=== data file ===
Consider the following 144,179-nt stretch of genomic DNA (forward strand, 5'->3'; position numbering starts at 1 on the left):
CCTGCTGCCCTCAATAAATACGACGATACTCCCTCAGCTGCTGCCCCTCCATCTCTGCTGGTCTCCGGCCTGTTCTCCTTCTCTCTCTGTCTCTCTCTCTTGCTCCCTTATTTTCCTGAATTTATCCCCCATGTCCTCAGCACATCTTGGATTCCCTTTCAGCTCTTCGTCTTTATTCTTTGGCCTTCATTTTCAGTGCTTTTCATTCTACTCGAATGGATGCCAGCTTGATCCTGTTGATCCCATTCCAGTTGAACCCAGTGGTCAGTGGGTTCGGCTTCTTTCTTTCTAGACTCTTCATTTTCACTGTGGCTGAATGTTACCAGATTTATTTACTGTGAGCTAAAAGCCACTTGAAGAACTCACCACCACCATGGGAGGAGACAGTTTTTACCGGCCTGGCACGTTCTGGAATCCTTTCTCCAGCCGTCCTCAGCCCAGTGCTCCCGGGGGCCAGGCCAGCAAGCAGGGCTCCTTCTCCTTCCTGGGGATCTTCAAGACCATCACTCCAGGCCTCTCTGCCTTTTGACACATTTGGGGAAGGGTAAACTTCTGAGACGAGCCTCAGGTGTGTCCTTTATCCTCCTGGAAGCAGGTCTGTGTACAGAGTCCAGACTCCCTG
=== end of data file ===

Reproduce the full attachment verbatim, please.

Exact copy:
Consider the following 144,179-nt stretch of genomic DNA (forward strand, 5'->3'; position numbering starts at 1 on the left):
CCTGCTGCCCTCAATAAATACGACGATACTCCCTCAGCTGCTGCCCCTCCATCTCTGCTGGTCTCCGGCCTGTTCTCCTTCTCTCTCTGTCTCTCTCTCTTGCTCCCTTATTTTCCTGAATTTATCCCCCATGTCCTCAGCACATCTTGGATTCCCTTTCAGCTCTTCGTCTTTATTCTTTGGCCTTCATTTTCAGTGCTTTTCATTCTACTCGAATGGATGCCAGCTTGATCCTGTTGATCCCATTCCAGTTGAACCCAGTGGTCAGTGGGTTCGGCTTCTTTCTTTCTAGACTCTTCATTTTCACTGTGGCTGAATGTTACCAGATTTATTTACTGTGAGCTAAAAGCCACTTGAAGAACTCACCACCACCATGGGAGGAGACAGTTTTTACCGGCCTGGCACGTTCTGGAATCCTTTCTCCAGCCGTCCTCAGCCCAGTGCTCCCGGGGGCCAGGCCAGCAAGCAGGGCTCCTTCTCCTTCCTGGGGATCTTCAAGACCATCACTCCAGGCCTCTCTGCCTTTTGACACATTTGGGGAAGGGTAAACTTCTGAGACGAGCCTCAGGTGTGTCCTTTATCCTCCTGGAAGCAGGTCTGTGTACAGAGTCCAGACTCCCTG